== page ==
Anxiety blankets the young mother sitting before me. Her pensive brows, the furtive movement of her hands, belie her tailored appearance; crisp white shirt, slim pressed slacks. Her ready smile is gone.

She has heard of my past, of my overcoming, of my surviving. We’re sitting in armed straight-back chairs, inches from each other. I’m glad I’m not wearing a suit today. She looks more professional than me, here, in the company I own. Formalities don’t exist in this room with its tile fireplace and local art. Children’s toys are piled in a corner and soothing piano music emanates from a small CD player.

I listen.

“I thought if I married him, everything would be okay. He’d know I loved him. He wouldn’t hurt me any longer,” she says, her voice a plea of please understand. “I don’t know what to do.” She wrings her hands and drops her head.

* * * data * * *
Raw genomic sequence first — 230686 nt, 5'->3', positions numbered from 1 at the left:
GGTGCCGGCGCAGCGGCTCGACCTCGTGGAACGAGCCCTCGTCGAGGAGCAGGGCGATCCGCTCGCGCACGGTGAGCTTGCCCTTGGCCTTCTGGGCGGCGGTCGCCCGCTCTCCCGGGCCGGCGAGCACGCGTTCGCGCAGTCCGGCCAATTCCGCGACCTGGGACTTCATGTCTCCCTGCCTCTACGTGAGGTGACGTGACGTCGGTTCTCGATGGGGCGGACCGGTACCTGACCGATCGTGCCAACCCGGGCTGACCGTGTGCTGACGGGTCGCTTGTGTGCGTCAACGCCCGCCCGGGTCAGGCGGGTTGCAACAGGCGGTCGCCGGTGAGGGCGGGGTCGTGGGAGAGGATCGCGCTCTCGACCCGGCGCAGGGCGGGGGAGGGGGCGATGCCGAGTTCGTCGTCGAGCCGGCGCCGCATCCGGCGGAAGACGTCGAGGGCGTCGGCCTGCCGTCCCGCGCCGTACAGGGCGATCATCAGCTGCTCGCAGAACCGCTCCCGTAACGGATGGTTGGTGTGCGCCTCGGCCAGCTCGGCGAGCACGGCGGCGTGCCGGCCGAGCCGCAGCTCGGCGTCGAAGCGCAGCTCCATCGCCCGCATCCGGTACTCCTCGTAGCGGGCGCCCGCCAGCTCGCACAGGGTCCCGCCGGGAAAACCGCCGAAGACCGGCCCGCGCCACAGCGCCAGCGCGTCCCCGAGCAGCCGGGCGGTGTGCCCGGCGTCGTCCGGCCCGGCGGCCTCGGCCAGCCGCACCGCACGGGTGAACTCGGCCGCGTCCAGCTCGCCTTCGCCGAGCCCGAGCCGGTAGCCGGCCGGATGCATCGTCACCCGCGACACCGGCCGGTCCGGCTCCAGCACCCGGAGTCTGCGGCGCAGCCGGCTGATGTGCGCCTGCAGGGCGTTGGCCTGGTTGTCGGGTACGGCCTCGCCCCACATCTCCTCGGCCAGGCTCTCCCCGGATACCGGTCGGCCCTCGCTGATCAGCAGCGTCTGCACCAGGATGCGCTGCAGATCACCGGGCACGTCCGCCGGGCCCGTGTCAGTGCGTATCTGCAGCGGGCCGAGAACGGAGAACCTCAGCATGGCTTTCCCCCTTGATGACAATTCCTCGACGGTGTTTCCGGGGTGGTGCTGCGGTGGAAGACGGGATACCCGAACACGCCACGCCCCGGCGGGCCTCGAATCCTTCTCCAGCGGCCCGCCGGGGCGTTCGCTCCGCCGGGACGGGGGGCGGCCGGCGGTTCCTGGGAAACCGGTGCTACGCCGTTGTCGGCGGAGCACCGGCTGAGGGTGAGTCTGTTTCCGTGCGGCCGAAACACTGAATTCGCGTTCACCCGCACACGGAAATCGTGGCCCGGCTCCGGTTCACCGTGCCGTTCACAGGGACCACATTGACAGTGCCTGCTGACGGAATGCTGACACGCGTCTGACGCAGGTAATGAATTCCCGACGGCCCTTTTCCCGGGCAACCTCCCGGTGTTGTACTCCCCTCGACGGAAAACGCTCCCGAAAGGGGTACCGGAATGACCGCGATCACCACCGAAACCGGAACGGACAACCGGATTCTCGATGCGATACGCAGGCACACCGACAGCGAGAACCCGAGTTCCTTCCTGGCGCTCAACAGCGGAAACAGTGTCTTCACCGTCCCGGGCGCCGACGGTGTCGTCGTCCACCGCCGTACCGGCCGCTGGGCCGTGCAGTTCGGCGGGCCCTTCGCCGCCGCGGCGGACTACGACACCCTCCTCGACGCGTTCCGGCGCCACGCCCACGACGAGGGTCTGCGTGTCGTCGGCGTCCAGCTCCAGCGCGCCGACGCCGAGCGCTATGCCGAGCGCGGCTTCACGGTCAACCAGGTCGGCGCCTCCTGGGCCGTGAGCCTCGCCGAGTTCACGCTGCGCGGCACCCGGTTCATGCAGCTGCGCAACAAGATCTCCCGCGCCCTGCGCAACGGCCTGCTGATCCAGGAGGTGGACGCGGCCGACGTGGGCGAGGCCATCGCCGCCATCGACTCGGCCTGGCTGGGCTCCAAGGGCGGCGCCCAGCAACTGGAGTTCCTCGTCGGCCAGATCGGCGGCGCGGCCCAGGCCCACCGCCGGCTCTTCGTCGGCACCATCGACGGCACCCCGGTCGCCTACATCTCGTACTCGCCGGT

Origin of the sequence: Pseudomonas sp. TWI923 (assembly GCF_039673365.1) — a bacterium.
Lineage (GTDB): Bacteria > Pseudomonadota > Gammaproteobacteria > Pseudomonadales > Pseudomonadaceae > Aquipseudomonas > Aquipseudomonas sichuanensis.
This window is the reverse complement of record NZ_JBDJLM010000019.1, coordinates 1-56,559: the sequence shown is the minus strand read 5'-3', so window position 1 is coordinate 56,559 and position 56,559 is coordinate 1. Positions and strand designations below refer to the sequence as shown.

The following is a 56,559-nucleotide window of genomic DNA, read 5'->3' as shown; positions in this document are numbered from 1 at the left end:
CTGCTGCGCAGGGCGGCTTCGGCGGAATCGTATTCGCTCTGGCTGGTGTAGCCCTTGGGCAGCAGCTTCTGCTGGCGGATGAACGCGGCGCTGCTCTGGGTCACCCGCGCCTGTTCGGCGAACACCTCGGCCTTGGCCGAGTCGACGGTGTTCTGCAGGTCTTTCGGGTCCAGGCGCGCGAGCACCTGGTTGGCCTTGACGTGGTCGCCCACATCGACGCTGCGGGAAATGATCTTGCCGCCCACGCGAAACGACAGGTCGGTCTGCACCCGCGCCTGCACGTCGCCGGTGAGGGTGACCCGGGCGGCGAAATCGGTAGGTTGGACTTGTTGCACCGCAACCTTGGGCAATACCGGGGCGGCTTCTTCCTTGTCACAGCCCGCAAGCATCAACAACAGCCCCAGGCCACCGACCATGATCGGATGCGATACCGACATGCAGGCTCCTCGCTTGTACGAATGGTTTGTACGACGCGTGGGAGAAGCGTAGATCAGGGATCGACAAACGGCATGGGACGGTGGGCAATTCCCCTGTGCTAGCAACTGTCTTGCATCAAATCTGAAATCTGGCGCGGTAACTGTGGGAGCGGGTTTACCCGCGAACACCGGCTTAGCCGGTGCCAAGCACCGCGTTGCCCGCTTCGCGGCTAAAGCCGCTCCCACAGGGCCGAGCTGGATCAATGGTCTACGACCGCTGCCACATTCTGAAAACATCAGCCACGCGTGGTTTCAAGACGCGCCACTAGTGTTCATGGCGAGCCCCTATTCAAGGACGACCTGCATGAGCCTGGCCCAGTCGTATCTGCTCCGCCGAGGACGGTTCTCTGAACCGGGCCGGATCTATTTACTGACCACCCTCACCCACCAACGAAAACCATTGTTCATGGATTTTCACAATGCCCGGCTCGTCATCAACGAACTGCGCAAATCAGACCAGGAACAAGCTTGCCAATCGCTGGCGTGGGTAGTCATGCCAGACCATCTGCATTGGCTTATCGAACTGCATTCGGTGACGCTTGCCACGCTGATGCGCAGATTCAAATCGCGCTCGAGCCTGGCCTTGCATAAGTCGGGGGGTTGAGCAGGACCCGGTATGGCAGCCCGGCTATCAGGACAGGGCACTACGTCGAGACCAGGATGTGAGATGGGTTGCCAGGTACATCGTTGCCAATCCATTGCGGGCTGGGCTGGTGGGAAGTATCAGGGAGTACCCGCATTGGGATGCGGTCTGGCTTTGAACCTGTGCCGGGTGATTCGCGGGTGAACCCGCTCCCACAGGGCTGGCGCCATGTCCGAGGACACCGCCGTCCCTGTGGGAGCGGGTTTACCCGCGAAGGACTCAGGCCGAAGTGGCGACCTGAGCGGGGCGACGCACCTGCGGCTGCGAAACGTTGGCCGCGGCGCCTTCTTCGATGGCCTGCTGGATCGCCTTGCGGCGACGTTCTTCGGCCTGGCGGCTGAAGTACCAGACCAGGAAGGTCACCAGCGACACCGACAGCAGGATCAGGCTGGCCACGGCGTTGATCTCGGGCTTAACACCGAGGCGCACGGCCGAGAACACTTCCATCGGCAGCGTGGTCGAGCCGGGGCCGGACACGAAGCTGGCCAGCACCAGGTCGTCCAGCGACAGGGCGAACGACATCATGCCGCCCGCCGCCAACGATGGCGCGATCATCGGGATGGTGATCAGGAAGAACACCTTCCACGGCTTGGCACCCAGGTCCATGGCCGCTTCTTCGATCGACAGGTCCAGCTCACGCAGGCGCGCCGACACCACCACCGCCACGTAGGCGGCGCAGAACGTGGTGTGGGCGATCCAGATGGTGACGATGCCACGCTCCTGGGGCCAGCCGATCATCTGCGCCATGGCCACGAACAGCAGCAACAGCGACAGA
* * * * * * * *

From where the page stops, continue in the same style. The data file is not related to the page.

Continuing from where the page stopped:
I wait.

She stands, brushing her sherry hair from her face, “Thank you for listening to me.”

I want to pull her into my arms. Desperate, I grab a piece of paper and write down my phone numbers; home, office, mobile. “Call me anytime, day or night…call me.”

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